For all of you who missed the deadline to submit proposals for this year’s conference, our policy is that we always accept proposals – in fact we accept them all year long if you use our submission form – however, proposals received after the deadline for each conference miss the first review by the program committee and some of the early decisions. If we have two good proposals on the same topic the on-time proposal gets preference. Also, decisions are largely made on a rolling basis once the deadline passes, so if you have missed the deadline it is still a good idea to submit as soon as possible.

If there is a particular topic we need more proposals for we will post about it on this blog, so stay tuned.

A New Brand of Marketing – a must read for executives

A New Brand of Marketing
Those of you who appreciated Scott Brinker’s Gilbane Conference keynote What is a Marketing Technologist?, and even more importantly those who missed it, should check out Scott’s short new book, A New Brand of Marketing – The 7 Meta-Trends of Modern Marketing as a Technology-Powered DisciplineThe book is free to download and share and doesn’t require registration.

A New Brand of Marketing “… frames the epic collaboration underway between marketers and technologists…” – note the use of ‘collaboration’ rather than ‘battle’. Scott is not only a supreme example of a marketing technologist who knows the details, but may be the most facile communicator (and diplomat, in the most positive sense) of the marketing technology big picture.

A New Brand of Marketing is a must read for CMOs and CIOs, but all senior executives should read it to understand the dramatic changes underway in marketing or to get some pointers on how to communicate the changes to colleagues.

Just a few of my favorite quotes from the book:

Fact: everything digital is powered by software.

Companies don’t just compete for who can provide the most helpful content. They compete for who can provide the most helpful services.

When you’re skydiving, you should know how to pull your parachute.

Multichannel content management

Meg Walsh at Gilbane 2013In Marketing technology landscape explosion and CMS evolution we looked at two of the major themes of December’s Gilbane Conference. The third major theme that we asked speakers to respond to in our spotlight series was the challenge of multichannel delivery:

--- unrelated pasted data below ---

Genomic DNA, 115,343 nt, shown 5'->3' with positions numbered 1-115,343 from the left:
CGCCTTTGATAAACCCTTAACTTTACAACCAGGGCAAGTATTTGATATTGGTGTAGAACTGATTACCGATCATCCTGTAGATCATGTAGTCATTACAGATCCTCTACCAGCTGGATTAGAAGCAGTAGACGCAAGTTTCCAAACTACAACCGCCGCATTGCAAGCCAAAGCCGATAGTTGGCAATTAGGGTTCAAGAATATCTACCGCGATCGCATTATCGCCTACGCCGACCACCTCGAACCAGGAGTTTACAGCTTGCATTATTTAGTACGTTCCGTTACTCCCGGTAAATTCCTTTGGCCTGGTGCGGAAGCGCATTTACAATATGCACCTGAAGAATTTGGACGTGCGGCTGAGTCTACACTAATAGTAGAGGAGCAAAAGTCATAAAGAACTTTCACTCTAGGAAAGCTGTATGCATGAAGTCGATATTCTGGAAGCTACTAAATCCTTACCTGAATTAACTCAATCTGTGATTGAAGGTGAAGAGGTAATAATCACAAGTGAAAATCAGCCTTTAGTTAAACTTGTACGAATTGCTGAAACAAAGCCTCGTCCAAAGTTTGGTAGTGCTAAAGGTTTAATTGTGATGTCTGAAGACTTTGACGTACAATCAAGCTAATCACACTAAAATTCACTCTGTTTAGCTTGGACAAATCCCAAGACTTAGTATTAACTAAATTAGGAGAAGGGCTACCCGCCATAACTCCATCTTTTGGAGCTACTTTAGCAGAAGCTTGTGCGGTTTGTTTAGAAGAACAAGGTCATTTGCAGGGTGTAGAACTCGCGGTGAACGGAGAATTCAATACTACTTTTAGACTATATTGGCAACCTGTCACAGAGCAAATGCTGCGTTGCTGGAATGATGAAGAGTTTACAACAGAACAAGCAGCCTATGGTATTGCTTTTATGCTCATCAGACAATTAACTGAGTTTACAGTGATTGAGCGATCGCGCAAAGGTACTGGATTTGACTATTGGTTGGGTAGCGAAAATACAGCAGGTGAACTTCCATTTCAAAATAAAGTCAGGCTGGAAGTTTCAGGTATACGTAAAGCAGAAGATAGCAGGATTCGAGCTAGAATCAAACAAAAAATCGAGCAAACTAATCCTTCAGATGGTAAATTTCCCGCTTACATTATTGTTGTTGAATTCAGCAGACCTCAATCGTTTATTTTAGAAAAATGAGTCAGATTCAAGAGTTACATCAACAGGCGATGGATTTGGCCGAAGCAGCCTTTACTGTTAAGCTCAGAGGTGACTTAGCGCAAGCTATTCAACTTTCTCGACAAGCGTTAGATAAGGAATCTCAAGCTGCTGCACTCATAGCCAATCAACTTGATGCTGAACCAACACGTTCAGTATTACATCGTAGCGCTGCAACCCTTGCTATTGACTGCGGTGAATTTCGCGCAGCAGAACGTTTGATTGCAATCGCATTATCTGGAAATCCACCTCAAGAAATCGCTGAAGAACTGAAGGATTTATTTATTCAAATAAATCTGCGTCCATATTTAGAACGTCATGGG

What is the best overall strategy for delivering content to web, multiple mobile, and upcoming digital channels? What is the biggest challenge? Development and maintenance cost? Content control? Brand management? Technology expertise?

The best overall strategy and the biggest challenge are the same: creating and managing content that can be optimized for each channel and device including those not anticipated. In short, true Multichannel Content Management, or MCM if we can deal with yet another acronym (Yaa!). Of course the “multichannel” is only necessary for emphasis because “web” content management has been dominant for a few years, and “enterprise” content management was hijacked by the document management interests early on. Perhaps soon, “multichannel” will be redundant and just plain old “content management” will suffice.

Multichannel content management is really hard. Organizations have been implementing such “single source publishing” or “create once, publish everywhere” systems for many years, but the difficulty and cost prevented most from taking it on and forced others to give up even knowing it was the right thing to do.

Multichannel content management is still hard, but it was one thing to hesitate when there was only one extra channel – now there are n+1 channels, the cost equation has changed, and you can’t build a sustainable digital experience without solving this problem.

Organizations who successfully built multichannel content management systems in the past were largely those with direct access to technologists, for example technical documentation, product support, engineering, and R&D. Marketing organizations, aside from a few with large global presences and big brand asset management problems, mostly stayed away – technology and cost were fearsome, and organizational structures and agency dependencies also created barriers. Staying away is no longer an option. Reaching today’s consumers requires an n+1 distribution strategy.

In her keynote presentation, Marriott’s Meg Walsh inspired the audience with her discussion of their distribution and scale challenges and the necessity for a strategy based on adaptive content that is device agnostic – in other words, a multichannel content management capability. She shared a wonderful quote from Jonathan Perelman, VP, Agency Strategy @Buzzfeed, “Content is King, but Distribution is Queen, and She wears the pants.”

Note that Meg’s role is very much that of a marketing technologist. She ran the content management practice in Marriott’s sales and marketing group before moving to Marriott’s IT organization to take responsibility for technology platforms to support the sales and marketing activity.

We’ll be covering much more of what one attendee called “Real multichannel content management and publishing” at this year’s conference, and would love to hear from more marketing organizations that are making the Distribution Queen happy.